Next, we'll derive the FT of some basic continuoustime signals. Table 1 summarizes these transform pairs.
Rectangular pulse
Let's begin with the rectangular pulse
The pulse function,
A plot of
Note that when
Impulse
The unit impulse function was described in a previous section. From the sifting property of the impulse function we find that
or
Complex Exponential
The complex exponential function,
This result follows from the sifting property of the impulse function. By linearity, we can then write
Cosine
The cosine signal can be expressed in terms of complex exponentials using Euler's Identity
Applying linearity and the Fourier transform of complex exponentials to the right side of Equation 8, we quickly get:
Real Exponential
The real exponential function is given by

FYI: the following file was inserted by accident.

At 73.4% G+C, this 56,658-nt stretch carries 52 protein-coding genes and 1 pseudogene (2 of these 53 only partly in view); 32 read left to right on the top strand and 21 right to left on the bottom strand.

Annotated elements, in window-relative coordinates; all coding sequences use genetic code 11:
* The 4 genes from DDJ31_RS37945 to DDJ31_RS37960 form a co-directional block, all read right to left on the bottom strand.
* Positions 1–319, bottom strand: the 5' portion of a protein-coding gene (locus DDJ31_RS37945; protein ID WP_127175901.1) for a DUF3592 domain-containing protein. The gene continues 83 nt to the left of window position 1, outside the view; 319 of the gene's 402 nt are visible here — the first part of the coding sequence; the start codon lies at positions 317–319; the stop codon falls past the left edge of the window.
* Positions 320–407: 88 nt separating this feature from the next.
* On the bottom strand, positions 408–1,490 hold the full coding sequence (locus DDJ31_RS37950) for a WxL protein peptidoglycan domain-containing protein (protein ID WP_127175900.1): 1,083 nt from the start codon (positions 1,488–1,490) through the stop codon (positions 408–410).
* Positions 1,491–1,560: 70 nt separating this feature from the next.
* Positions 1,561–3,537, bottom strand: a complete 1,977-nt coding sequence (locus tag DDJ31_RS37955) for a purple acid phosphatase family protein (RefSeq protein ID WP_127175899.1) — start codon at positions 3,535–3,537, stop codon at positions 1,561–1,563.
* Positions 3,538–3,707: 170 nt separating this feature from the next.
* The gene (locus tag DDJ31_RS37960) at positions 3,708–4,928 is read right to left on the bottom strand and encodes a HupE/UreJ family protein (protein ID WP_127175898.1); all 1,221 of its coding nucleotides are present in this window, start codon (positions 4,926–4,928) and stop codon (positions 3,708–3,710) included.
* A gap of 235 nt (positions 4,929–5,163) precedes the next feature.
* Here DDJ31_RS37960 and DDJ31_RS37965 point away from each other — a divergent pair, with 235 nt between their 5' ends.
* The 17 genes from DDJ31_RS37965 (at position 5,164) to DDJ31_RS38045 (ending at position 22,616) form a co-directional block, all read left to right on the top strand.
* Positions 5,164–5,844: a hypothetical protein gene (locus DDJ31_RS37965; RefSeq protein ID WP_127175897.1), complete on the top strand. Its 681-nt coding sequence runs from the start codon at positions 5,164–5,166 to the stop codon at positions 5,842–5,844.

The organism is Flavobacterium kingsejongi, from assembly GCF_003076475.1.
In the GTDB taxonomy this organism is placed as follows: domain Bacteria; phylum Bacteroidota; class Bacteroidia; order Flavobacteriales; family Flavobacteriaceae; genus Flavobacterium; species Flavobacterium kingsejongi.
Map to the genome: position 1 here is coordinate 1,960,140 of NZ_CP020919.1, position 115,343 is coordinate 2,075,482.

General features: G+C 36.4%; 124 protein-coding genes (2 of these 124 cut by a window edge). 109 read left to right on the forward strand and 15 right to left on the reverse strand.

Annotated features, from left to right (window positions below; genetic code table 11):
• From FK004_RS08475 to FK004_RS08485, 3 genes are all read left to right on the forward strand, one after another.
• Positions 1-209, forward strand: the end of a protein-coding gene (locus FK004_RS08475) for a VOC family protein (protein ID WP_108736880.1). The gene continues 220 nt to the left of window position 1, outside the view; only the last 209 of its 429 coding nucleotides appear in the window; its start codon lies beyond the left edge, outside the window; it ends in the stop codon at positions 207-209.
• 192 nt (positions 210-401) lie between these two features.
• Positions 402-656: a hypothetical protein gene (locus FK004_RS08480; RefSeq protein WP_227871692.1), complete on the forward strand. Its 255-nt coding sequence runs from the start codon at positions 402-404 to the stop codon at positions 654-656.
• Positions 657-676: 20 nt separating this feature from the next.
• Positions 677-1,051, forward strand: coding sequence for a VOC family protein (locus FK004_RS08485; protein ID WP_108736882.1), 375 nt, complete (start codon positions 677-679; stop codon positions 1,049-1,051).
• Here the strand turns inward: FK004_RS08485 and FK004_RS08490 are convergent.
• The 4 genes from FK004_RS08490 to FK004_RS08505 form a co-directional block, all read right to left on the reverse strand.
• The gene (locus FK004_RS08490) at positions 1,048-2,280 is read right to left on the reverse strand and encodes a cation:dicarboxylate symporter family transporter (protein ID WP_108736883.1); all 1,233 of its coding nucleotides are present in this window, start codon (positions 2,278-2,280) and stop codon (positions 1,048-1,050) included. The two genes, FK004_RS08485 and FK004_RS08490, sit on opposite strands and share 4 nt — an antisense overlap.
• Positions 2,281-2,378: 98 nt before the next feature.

therefore,
The Unit Step Function
In a previous section, we looked at the unit step function,
A closely related signal is the signum function, defined by
from which it follows that
The signum function can be described as follows:
Since we already have the Fourier transform of the exponential signal,
Using Equation 14 and linearity then leads to





1 








When working problems involving finding the Fourier transform, it is often preferable to use a table of transform pairs rather than to recalculate the Fourier transform from scratch. Often, transform pairs in can be combined with known Fourier transform properties to find new Fourier transforms.
Example 3.1 Find the Fourier transform of:
with the time reversal property:
to get the answer: